Montclair, NJ -  The Montclair Fund for Women recently awarded grants totaling $104,500 to eleven area nonprofit organizations.  

Grants to organizations based in Montclair include:

Interfaith Hospitality Network:  $10,000 to support the Home for Good Program, providing case management for families in transition to permanent housing.

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Jazz House Kids:  $10,000 to support ChiCa Power, jazz education workshops for girls.

Montclair Alumnae Chapter, Delta Sigma Theta Sorority, Inc.:  $5,000 to support the Betty Shabazz Delta Academy, providing academic enrichment in science, math and technology to middle school girls of color.

Partners for Women and Justice:  $5,000 to support legislative and judicial advocacy surrounding domestic violence in New Jersey.

The Side Door at Union Congregational Church:  $8,000 to support the Friday afterschool drop-in program for Montclair middle school students.

St. Mark’s United Methodist Church:  $14,000 to support the Mark Freedom School, a new summer literacy program.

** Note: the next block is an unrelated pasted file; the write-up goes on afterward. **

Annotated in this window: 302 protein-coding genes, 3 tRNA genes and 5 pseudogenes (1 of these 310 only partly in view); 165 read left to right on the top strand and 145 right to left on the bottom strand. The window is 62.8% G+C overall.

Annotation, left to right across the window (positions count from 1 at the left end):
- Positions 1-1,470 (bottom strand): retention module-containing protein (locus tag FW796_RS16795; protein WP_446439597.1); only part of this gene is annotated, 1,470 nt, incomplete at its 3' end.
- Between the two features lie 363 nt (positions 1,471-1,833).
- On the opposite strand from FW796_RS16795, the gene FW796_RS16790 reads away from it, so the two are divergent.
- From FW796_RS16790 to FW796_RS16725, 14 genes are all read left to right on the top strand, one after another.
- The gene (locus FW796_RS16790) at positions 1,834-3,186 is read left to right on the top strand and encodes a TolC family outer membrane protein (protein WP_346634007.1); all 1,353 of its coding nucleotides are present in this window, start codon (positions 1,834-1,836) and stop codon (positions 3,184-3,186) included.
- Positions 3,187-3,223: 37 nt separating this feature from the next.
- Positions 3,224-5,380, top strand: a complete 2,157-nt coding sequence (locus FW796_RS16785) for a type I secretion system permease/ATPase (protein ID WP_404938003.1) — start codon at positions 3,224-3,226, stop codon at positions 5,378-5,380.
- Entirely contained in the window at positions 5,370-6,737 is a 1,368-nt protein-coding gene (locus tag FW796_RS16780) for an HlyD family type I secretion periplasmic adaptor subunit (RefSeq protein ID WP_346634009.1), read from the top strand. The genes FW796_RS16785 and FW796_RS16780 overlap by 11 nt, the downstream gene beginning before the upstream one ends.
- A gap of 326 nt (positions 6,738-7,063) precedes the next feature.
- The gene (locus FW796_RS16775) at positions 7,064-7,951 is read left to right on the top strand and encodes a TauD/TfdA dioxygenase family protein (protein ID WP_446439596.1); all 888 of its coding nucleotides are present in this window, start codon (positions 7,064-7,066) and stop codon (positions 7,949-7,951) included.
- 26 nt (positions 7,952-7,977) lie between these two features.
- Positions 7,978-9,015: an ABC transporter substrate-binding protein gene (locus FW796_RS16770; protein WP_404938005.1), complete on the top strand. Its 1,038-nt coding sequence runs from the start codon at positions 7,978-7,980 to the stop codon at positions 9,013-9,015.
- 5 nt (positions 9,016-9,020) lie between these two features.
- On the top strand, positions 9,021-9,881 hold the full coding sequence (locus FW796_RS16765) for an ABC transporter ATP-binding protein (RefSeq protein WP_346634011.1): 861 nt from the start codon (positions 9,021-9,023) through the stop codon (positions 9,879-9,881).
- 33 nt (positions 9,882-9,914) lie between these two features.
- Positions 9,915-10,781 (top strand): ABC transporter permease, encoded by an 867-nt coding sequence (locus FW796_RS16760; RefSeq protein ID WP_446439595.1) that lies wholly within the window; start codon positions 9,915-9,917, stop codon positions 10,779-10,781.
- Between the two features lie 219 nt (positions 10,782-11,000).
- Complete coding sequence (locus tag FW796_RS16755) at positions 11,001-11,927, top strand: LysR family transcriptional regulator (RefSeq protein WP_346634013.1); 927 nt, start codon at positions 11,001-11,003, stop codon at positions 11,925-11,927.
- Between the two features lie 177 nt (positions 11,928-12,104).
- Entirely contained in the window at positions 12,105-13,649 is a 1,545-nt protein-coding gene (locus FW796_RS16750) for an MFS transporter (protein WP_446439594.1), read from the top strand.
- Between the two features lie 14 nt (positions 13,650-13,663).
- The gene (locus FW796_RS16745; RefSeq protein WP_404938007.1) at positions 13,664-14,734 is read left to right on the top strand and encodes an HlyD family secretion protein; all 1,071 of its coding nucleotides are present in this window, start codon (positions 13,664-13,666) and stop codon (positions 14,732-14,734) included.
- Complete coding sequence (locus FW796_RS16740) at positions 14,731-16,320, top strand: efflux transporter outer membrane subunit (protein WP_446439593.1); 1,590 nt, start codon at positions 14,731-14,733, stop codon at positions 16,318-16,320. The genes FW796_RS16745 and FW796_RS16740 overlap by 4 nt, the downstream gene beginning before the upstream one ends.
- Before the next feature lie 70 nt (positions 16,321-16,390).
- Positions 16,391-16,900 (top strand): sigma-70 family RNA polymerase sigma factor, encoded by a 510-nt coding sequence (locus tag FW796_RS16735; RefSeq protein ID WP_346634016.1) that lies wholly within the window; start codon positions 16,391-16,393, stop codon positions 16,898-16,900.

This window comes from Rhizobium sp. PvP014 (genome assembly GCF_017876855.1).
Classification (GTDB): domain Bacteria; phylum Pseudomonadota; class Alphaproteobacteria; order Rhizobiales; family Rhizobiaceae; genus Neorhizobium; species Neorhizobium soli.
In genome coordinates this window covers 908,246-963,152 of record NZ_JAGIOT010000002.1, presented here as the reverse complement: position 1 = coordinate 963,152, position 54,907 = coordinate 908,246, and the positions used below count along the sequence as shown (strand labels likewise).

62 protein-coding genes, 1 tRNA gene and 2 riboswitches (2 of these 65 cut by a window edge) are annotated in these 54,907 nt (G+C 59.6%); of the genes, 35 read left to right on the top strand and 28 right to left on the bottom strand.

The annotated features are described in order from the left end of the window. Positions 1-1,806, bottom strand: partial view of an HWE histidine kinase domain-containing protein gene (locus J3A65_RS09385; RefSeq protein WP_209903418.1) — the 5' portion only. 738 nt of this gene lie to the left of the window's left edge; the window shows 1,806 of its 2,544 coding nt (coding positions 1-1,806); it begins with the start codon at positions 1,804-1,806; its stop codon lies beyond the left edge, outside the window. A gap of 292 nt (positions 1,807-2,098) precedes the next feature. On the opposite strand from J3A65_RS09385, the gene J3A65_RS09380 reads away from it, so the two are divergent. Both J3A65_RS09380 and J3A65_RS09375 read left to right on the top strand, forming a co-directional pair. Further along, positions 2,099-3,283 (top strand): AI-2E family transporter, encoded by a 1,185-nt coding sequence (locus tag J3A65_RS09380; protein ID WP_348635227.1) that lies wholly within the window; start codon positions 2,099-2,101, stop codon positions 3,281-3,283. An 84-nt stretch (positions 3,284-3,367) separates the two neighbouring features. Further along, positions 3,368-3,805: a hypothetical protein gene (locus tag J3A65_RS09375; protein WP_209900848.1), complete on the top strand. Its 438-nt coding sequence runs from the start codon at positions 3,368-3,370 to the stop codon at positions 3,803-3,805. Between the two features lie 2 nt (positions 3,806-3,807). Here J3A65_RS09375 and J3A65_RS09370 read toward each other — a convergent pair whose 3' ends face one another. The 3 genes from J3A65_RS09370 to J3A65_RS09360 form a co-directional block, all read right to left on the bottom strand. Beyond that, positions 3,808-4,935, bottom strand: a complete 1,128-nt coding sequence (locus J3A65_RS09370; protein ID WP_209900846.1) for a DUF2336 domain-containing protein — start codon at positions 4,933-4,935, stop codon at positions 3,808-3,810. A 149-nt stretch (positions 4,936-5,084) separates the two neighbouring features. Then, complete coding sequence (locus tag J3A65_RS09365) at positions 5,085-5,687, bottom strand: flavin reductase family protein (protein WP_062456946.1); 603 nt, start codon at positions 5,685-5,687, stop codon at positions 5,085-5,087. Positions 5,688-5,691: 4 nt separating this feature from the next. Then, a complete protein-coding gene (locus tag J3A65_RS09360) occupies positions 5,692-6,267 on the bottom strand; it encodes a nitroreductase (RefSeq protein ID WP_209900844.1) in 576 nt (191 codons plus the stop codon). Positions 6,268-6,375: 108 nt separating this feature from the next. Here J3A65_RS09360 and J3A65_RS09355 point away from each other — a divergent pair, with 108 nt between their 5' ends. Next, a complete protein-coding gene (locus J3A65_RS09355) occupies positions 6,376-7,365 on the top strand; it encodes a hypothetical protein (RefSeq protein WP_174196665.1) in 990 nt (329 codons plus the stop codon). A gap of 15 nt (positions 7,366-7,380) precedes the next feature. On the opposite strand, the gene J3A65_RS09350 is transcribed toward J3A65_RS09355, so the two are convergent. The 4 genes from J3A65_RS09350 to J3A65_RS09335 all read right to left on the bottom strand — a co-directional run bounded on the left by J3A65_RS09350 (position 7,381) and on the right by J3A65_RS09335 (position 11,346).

Succeed2gether:  $12,500 to support the Summer Enrichment Program for K-8 students in the community.


Grants to other area groups include:

Independence:  A Family of Services (Newark):  $10,000 to support the Sankofa Literacy Program and general operating support for the East Orange Family Success Center.

New Jersey Citizen Action Education Fund, Inc. (Newark):  $10,000 to support economic empowerment workshops in Montclair.

Volunteer Lawyers for Justice (Newark): $10,000 to support the Trafficking Victims Legal Assistance Program.

YWCA of Union County (Elizabeth):  $10,000 to support legal advocacy for victims of domestic violence.

The Montclair Fund for Women, a private nonprofit foundation, is the successor of the former Young Women’s Christian Association (YWCA) of Montclair-North Essex. The YWCA was originally the Young Colored Women’s Christian Association, founded in 1912 by Alice Hooe Foster, the first black woman to graduate from Montclair High School.  The YWCA provided support, encouragement, educational opportunities, recreation, and safe housing for many black women and girls from the early 20th century until 1953, when white women were invited to join.  The YWCA continued to thrive, for over 50 years, in a new building on Glenridge Avenue in Montclair.  When the YWCA closed in 2001 and sold the building, the Board used proceeds from the sale to establish the Montclair Fund for Women.  The Fund began awarding grants in 2004 and, since that time, has awarded over $600,000 to causes benefitting women and girls of color.